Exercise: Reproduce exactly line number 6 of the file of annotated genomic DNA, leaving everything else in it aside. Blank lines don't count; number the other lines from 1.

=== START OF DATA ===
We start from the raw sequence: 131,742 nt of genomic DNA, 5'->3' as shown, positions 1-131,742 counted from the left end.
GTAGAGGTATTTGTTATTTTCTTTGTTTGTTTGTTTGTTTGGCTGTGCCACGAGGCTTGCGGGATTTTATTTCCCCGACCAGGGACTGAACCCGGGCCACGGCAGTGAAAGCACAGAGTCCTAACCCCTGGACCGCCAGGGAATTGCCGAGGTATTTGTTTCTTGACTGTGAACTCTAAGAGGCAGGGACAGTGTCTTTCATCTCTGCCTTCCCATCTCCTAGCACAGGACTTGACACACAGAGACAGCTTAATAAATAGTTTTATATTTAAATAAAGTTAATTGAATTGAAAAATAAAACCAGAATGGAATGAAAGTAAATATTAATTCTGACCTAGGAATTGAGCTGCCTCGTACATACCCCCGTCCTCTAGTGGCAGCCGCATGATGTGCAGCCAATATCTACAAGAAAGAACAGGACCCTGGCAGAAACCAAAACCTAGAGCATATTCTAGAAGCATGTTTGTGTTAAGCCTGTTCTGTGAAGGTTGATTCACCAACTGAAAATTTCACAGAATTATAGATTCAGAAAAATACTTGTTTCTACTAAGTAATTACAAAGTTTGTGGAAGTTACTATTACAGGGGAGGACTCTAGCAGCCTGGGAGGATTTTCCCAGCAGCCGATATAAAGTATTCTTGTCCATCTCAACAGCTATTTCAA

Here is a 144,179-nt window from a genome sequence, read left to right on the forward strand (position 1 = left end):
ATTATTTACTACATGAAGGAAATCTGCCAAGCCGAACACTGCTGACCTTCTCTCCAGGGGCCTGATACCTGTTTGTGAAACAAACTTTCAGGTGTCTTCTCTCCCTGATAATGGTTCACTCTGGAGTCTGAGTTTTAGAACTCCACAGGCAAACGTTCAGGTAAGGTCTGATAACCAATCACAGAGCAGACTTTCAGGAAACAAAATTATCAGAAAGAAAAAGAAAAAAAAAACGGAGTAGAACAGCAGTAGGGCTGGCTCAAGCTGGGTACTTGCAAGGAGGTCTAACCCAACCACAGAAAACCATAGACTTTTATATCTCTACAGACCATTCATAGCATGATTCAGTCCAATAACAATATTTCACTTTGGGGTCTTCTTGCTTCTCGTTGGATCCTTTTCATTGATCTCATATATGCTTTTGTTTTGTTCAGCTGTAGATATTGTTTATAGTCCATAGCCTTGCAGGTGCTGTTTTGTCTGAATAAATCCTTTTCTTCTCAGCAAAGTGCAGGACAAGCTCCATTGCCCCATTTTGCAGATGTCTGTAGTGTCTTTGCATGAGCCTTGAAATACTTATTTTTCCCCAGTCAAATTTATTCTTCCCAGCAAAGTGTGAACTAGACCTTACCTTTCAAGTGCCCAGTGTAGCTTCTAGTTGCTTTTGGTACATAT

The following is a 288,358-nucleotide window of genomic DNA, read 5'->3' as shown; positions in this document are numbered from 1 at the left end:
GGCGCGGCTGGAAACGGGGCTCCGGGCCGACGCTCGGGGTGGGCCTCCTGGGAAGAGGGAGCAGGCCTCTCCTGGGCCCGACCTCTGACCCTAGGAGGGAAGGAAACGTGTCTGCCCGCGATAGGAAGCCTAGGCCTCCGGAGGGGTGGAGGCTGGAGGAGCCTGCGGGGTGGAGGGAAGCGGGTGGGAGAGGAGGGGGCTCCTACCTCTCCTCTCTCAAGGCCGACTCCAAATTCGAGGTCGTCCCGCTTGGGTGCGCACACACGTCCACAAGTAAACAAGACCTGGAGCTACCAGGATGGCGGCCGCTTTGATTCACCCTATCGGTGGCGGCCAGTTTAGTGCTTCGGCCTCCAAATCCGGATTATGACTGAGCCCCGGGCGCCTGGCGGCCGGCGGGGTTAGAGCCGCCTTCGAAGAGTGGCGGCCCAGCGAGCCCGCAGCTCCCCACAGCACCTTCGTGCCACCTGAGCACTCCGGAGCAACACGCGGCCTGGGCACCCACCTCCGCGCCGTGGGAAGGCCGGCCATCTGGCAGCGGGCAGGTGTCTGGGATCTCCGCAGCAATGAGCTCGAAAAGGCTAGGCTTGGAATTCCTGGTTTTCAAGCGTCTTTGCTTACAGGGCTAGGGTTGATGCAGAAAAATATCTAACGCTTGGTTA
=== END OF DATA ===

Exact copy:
GGCGCGGCTGGAAACGGGGCTCCGGGCCGACGCTCGGGGTGGGCCTCCTGGGAAGAGGGAGCAGGCCTCTCCTGGGCCCGACCTCTGACCCTAGGAGGGAAGGAAACGTGTCTGCCCGCGATAGGAAGCCTAGGCCTCCGGAGGGGTGGAGGCTGGAGGAGCCTGCGGGGTGGAGGGAAGCGGGTGGGAGAGGAGGGGGCTCCTACCTCTCCTCTCTCAAGGCCGACTCCAAATTCGAGGTCGTCCCGCTTGGGTGCGCACACACGTCCACAAGTAAACAAGACCTGGAGCTACCAGGATGGCGGCCGCTTTGATTCACCCTATCGGTGGCGGCCAGTTTAGTGCTTCGGCCTCCAAATCCGGATTATGACTGAGCCCCGGGCGCCTGGCGGCCGGCGGGGTTAGAGCCGCCTTCGAAGAGTGGCGGCCCAGCGAGCCCGCAGCTCCCCACAGCACCTTCGTGCCACCTGAGCACTCCGGAGCAACACGCGGCCTGGGCACCCACCTCCGCGCCGTGGGAAGGCCGGCCATCTGGCAGCGGGCAGGTGTCTGGGATCTCCGCAGCAATGAGCTCGAAAAGGCTAGGCTTGGAATTCCTGGTTTTCAAGCGTCTTTGCTTACAGGGCTAGGGTTGATGCAGAAAAATATCTAACGCTTGGTTA